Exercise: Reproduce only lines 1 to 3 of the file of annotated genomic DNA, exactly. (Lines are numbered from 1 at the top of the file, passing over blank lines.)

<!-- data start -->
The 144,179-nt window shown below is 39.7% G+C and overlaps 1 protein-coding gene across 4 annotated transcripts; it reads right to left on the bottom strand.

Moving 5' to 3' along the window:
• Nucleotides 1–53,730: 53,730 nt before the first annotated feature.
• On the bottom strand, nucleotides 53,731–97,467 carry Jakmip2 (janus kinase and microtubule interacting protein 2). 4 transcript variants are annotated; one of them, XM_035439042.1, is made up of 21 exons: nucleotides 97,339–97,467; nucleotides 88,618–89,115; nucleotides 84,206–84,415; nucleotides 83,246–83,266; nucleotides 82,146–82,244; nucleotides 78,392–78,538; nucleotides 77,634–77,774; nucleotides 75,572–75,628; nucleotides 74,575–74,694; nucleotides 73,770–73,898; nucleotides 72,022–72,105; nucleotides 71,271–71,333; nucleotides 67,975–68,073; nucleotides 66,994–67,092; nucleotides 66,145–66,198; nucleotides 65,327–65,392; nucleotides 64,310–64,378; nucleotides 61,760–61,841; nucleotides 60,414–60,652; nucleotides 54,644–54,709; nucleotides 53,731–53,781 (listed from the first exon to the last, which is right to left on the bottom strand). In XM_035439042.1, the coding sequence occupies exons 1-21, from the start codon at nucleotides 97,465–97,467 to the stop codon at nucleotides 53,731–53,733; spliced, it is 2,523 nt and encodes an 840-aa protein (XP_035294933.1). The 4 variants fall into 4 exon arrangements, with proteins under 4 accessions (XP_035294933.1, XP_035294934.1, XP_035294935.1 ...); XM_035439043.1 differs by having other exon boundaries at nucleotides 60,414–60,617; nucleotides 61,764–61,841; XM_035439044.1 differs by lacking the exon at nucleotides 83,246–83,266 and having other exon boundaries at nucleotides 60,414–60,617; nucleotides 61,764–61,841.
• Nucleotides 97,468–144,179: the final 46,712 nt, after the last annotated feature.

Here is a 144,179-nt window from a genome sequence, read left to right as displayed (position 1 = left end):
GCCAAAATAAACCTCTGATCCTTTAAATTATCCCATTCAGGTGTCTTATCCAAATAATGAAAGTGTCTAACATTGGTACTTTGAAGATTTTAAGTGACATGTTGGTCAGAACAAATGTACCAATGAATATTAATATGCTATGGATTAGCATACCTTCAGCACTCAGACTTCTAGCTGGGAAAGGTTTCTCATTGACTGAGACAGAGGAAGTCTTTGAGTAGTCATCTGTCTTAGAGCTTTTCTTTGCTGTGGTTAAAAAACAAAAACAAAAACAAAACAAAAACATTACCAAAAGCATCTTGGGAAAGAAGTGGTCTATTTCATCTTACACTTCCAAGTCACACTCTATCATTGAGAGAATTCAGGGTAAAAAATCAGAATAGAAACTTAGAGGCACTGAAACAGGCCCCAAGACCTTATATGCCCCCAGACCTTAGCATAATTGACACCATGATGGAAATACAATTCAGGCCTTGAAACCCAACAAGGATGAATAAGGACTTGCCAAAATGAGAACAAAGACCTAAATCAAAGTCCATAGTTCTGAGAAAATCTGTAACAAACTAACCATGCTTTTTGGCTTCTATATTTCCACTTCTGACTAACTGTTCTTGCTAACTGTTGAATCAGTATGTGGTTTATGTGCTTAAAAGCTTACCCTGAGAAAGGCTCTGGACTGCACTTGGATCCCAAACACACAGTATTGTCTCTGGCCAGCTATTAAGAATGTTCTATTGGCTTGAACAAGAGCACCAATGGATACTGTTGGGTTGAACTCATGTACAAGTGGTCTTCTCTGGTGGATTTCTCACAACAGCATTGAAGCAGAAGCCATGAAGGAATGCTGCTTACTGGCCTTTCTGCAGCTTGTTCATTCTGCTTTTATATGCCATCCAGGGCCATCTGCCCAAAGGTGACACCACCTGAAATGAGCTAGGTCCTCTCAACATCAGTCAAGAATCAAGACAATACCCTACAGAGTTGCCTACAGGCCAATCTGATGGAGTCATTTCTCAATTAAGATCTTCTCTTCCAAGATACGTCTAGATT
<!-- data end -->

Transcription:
The 144,179-nt window shown below is 39.7% G+C and overlaps 1 protein-coding gene across 4 annotated transcripts; it reads right to left on the bottom strand.

Moving 5' to 3' along the window:
• Nucleotides 1–53,730: 53,730 nt before the first annotated feature.